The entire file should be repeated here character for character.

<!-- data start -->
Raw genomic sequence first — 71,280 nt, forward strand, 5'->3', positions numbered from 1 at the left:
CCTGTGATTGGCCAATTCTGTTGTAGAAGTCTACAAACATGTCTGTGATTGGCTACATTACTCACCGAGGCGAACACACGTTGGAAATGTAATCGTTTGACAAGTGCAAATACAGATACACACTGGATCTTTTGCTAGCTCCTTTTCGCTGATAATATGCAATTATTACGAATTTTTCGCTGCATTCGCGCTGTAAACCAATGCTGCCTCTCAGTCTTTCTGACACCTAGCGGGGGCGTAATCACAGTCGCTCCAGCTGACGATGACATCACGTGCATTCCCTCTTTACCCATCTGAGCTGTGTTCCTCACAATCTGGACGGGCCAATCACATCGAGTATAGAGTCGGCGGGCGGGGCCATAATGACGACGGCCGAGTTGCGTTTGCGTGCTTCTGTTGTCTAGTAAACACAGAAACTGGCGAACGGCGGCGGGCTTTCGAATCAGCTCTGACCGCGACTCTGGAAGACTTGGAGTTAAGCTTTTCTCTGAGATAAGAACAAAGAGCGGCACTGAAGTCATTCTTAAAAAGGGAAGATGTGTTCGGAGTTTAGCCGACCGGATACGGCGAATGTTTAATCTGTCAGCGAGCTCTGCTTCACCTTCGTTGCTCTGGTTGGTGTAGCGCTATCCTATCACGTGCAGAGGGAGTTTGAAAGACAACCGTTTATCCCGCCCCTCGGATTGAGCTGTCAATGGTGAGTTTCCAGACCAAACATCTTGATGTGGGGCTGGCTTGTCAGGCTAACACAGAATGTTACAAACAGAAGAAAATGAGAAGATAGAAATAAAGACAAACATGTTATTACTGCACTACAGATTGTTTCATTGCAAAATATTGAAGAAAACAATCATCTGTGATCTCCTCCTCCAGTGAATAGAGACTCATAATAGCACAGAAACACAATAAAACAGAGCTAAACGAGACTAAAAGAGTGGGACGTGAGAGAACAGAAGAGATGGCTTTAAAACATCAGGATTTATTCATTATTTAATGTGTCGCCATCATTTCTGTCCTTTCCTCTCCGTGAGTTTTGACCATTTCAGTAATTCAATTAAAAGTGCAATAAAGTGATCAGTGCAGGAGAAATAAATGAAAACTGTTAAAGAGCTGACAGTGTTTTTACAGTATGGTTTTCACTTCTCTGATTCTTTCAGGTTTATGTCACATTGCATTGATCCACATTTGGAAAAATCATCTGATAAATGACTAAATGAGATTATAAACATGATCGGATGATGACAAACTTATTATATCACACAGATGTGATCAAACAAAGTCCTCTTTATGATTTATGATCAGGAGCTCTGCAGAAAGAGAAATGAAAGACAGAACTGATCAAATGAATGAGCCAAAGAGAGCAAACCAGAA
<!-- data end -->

Raw genomic sequence first — 71,280 nt, forward strand, 5'->3', positions numbered from 1 at the left:
CCTGTGATTGGCCAATTCTGTTGTAGAAGTCTACAAACATGTCTGTGATTGGCTACATTACTCACCGAGGCGAACACACGTTGGAAATGTAATCGTTTGACAAGTGCAAATACAGATACACACTGGATCTTTTGCTAGCTCCTTTTCGCTGATAATATGCAATTATTACGAATTTTTCGCTGCATTCGCGCTGTAAACCAATGCTGCCTCTCAGTCTTTCTGACACCTAGCGGGGGCGTAATCACAGTCGCTCCAGCTGACGATGACATCACGTGCATTCCCTCTTTACCCATCTGAGCTGTGTTCCTCACAATCTGGACGGGCCAATCACATCGAGTATAGAGTCGGCGGGCGGGGCCATAATGACGACGGCCGAGTTGCGTTTGCGTGCTTCTGTTGTCTAGTAAACACAGAAACTGGCGAACGGCGGCGGGCTTTCGAATCAGCTCTGACCGCGACTCTGGAAGACTTGGAGTTAAGCTTTTCTCTGAGATAAGAACAAAGAGCGGCACTGAAGTCATTCTTAAAAAGGGAAGATGTGTTCGGAGTTTAGCCGACCGGATACGGCGAATGTTTAATCTGTCAGCGAGCTCTGCTTCACCTTCGTTGCTCTGGTTGGTGTAGCGCTATCCTATCACGTGCAGAGGGAGTTTGAAAGACAACCGTTTATCCCGCCCCTCGGATTGAGCTGTCAATGGTGAGTTTCCAGACCAAACATCTTGATGTGGGGCTGGCTTGTCAGGCTAACACAGAATGTTACAAACAGAAGAAAATGAGAAGATAGAAATAAAGACAAACATGTTATTACTGCACTACAGATTGTTTCATTGCAAAATATTGAAGAAAACAATCATCTGTGATCTCCTCCTCCAGTGAATAGAGACTCATAATAGCACAGAAACACAATAAAACAGAGCTAAACGAGACTAAAAGAGTGGGACGTGAGAGAACAGAAGAGATGGCTTTAAAACATCAGGATTTATTCATTATTTAATGTGTCGCCATCATTTCTGTCCTTTCCTCTCCGTGAGTTTTGACCATTTCAGTAATTCAATTAAAAGTGCAATAAAGTGATCAGTGCAGGAGAAATAAATGAAAACTGTTAAAGAGCTGACAGTGTTTTTACAGTATGGTTTTCACTTCTCTGATTCTTTCAGGTTTATGTCACATTGCATTGATCCACATTTGGAAAAATCATCTGATAAATGACTAAATGAGATTATAAACATGATCGGATGATGACAAACTTATTATATCACACAGATGTGATCAAACAAAGTCCTCTTTATGATTTATGATCAGGAGCTCTGCAGAAAGAGAAATGAAAGACAGAACTGATCAAATGAATGAGCCAAAGAGAGCAAACCAGAA